Now in the previous mentioned booklet references are made to many french-speaking authors who seem to have walked a similar path.


I do appreciate the more ludic inventions, especially Ken Campbell's Wol Wontok, a variation of pidgin, a language apparently created about 150 years ago when south-seas tribesmen slaves, captured and segregated from others of their own tongue by the British. They developed a language with no tense or grammar, by listening to their apparently Irish guards. Campbell claims that he can teach the entire language in 24 hours and has re-written Shakespeare's Macbeth in Pidgin.

"ting=think

ting ting=deep thought (thought about thought)

blong=belong

ting ting blong ting ting

(deep thought belonging to deep thought)

=philosophy"

On the subject of other languages, Campbell says "You know that [linguistic] organization where things are masculine, feminine or neuter, and ridiculously so in German, so you might say, 'Where is the turnip?' and the reply might be, 'She is in the kitchen.' And then you say, 'Where is the young English maiden?' and the reply would be, 'It has gone to the opera.'"

It should be noted that mr. Campbell is appears on most Fortean Unconventions and wrote a cycle of five plays based on Robert Anton Wilson and Robert Shea's Illuminatus! trilogy which were shown in Liverpool starting on 23rd November 1976 with each play lasting 23 minutes.


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Ken Campbell and Chris Langham in Illuminatus!


Europanto was imagined as a pun by italian translator Diego Marani in the '90s by mixing words from random languages from the european community. "Europanto esse un pidgin gemade von multe Europish langage, que chaquebody with un gemutfeeling por dies lange verstand possé." Strangely this goofy expression seem quite easy to understand for both romanophiles and germanophiles. Now that Europe is growing outside of Europe I suppose latuan, croatian and turkish words amongst others could also be used.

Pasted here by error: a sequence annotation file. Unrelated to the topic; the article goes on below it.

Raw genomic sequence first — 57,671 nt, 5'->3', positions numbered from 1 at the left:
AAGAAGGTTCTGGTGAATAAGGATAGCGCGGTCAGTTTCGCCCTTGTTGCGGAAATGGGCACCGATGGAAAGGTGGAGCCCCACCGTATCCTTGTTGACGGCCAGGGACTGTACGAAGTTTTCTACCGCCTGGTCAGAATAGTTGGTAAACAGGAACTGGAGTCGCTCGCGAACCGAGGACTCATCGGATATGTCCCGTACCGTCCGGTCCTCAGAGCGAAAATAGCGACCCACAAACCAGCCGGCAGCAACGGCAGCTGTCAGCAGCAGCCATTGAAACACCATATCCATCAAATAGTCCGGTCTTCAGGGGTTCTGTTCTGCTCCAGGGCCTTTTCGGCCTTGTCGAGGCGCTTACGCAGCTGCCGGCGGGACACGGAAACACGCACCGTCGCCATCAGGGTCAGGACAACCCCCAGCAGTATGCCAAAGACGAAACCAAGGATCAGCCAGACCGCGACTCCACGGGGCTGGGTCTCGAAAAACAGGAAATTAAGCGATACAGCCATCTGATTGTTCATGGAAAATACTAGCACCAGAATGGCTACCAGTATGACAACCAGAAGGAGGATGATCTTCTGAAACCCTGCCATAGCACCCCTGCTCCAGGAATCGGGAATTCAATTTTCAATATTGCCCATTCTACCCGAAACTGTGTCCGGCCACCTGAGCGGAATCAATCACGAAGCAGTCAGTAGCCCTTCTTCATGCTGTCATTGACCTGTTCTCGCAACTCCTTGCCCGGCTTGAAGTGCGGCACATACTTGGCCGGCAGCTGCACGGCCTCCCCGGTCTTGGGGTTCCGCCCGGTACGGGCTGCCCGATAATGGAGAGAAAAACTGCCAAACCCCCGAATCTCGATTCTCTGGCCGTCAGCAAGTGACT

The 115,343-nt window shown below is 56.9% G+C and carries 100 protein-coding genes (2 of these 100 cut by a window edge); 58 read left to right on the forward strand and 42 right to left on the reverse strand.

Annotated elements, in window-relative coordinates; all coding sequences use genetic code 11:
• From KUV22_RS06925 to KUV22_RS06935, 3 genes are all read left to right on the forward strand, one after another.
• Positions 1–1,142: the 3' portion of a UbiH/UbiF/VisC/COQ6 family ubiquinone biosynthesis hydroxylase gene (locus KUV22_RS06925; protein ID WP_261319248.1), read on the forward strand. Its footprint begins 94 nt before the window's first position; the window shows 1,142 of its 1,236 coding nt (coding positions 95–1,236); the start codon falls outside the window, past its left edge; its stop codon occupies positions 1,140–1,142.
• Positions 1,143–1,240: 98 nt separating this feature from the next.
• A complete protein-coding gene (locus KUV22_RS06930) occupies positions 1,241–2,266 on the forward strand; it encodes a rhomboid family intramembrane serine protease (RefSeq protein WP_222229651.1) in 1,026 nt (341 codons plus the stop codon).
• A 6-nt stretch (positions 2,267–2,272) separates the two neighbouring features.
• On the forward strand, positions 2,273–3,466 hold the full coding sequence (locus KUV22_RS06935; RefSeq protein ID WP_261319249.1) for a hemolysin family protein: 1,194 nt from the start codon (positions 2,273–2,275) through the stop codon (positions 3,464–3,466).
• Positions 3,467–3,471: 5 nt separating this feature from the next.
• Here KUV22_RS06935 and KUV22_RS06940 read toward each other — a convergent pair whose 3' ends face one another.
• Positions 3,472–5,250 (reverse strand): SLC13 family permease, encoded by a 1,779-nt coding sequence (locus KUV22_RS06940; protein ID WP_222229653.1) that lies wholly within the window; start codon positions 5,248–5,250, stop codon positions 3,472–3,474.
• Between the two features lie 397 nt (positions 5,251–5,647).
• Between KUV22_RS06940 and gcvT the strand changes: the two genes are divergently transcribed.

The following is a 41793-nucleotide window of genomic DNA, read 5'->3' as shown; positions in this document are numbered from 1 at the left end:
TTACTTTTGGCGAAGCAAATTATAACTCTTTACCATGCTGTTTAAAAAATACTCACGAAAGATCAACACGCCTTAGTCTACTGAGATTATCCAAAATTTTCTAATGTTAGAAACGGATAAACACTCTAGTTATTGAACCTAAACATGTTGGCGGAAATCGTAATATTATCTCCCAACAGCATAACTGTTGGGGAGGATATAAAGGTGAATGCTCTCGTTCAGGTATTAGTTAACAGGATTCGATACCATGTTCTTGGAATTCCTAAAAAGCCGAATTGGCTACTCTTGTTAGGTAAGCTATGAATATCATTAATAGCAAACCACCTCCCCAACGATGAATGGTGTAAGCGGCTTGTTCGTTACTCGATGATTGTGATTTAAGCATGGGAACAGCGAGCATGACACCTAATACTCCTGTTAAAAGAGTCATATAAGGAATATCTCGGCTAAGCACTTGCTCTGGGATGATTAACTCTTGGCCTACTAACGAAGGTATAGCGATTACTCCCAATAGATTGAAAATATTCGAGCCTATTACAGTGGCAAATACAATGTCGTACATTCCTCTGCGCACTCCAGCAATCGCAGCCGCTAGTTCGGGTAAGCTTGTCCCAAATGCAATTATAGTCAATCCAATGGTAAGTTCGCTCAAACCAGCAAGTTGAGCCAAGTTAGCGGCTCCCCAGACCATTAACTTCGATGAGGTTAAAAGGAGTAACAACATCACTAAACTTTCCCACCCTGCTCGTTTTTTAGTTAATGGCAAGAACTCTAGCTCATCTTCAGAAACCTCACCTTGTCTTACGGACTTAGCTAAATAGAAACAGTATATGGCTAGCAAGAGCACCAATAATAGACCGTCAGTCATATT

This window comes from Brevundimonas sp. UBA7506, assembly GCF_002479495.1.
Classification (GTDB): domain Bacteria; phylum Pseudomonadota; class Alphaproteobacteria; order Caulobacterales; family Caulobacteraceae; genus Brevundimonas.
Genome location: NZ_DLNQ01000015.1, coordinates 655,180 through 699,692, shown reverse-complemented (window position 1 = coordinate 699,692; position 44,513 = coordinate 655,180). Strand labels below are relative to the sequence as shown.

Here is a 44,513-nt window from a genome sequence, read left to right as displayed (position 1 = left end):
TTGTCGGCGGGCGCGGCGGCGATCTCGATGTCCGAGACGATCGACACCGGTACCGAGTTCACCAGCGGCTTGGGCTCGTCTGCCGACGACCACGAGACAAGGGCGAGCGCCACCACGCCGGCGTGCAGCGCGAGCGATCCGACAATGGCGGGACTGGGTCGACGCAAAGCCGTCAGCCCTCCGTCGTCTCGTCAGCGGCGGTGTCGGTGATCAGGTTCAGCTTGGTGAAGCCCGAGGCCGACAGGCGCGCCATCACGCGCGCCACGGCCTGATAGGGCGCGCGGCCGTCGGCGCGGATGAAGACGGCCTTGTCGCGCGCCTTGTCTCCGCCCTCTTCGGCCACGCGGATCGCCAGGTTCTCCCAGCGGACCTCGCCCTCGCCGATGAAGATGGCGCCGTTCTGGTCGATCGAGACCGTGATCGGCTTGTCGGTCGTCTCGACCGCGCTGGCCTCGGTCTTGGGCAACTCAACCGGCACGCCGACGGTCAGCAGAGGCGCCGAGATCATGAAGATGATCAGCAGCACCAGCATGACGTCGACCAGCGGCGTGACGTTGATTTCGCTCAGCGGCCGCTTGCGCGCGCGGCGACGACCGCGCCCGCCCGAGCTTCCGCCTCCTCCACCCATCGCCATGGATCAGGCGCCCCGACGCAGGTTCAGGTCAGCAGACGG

1. The sources.


The booklet mentions many references.
One important source was "Dictionnaire des langues imaginaires" by Paolo Albani and Berlinghiero Buonarroti published by Les Belles Lettres in 2001. First published in Italy as "Aga magèra difùra: Dizionario delle lingue immaginarie" by Zanichelli in 1994. In this book the serious analysis of Chomsky stands next to the grammar of über-kook Jean-Pierre Brisset. 500 authors, from Aristophanes to Swift, Rabelais, Joyce, Borges; 1100 languages from the totally imaginary to the expressions of children or mediums, experimentations or languages issued from SF or fantasy tales. "Agonou dont oussys vou denaguez algarou, nou den farou zamist vous maristou ulbrou, fousquez vou brol tam bredaguez moupreton den goul houst, daguez dagez nou croupys fost bardounoflist nou grou. Agou paston tol nalprissys hourtou los ecbatanous prou dhouquys brol panygou den bascrou noudous caguous goulfren goul oust troppassou." says Panurge in Rabelais' Pantagruel in the tongue of Tomas More's Utopia.